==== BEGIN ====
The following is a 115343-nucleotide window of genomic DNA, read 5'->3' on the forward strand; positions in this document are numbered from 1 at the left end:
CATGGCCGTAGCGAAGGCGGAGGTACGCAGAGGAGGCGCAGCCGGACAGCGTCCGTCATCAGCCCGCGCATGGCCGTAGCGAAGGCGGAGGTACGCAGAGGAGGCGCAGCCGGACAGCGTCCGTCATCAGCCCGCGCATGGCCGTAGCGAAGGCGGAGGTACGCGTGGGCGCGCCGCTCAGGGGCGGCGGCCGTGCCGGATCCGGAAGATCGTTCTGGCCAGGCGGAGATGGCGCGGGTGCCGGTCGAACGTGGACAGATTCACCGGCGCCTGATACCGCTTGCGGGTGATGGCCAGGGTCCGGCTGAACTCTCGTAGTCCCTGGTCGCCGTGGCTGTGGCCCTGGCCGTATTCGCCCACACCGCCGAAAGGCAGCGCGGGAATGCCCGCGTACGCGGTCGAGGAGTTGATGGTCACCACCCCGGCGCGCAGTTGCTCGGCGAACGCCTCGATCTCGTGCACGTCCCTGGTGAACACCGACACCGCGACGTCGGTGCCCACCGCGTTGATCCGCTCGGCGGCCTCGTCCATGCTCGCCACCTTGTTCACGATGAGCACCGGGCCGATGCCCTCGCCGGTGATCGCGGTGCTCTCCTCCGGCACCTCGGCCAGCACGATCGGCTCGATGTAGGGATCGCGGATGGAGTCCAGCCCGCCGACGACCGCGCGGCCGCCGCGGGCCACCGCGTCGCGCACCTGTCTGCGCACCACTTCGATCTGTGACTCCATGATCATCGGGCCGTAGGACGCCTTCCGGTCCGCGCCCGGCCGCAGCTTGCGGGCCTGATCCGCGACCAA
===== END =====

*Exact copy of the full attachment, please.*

The following is a 115343-nucleotide window of genomic DNA, read 5'->3' on the forward strand; positions in this document are numbered from 1 at the left end:
CATGGCCGTAGCGAAGGCGGAGGTACGCAGAGGAGGCGCAGCCGGACAGCGTCCGTCATCAGCCCGCGCATGGCCGTAGCGAAGGCGGAGGTACGCAGAGGAGGCGCAGCCGGACAGCGTCCGTCATCAGCCCGCGCATGGCCGTAGCGAAGGCGGAGGTACGCGTGGGCGCGCCGCTCAGGGGCGGCGGCCGTGCCGGATCCGGAAGATCGTTCTGGCCAGGCGGAGATGGCGCGGGTGCCGGTCGAACGTGGACAGATTCACCGGCGCCTGATACCGCTTGCGGGTGATGGCCAGGGTCCGGCTGAACTCTCGTAGTCCCTGGTCGCCGTGGCTGTGGCCCTGGCCGTATTCGCCCACACCGCCGAAAGGCAGCGCGGGAATGCCCGCGTACGCGGTCGAGGAGTTGATGGTCACCACCCCGGCGCGCAGTTGCTCGGCGAACGCCTCGATCTCGTGCACGTCCCTGGTGAACACCGACACCGCGACGTCGGTGCCCACCGCGTTGATCCGCTCGGCGGCCTCGTCCATGCTCGCCACCTTGTTCACGATGAGCACCGGGCCGATGCCCTCGCCGGTGATCGCGGTGCTCTCCTCCGGCACCTCGGCCAGCACGATCGGCTCGATGTAGGGATCGCGGATGGAGTCCAGCCCGCCGACGACCGCGCGGCCGCCGCGGGCCACCGCGTCGCGCACCTGTCTGCGCACCACTTCGATCTGTGACTCCATGATCATCGGGCCGTAGGACGCCTTCCGGTCCGCGCCCGGCCGCAGCTTGCGGGCCTGATCCGCGACCAA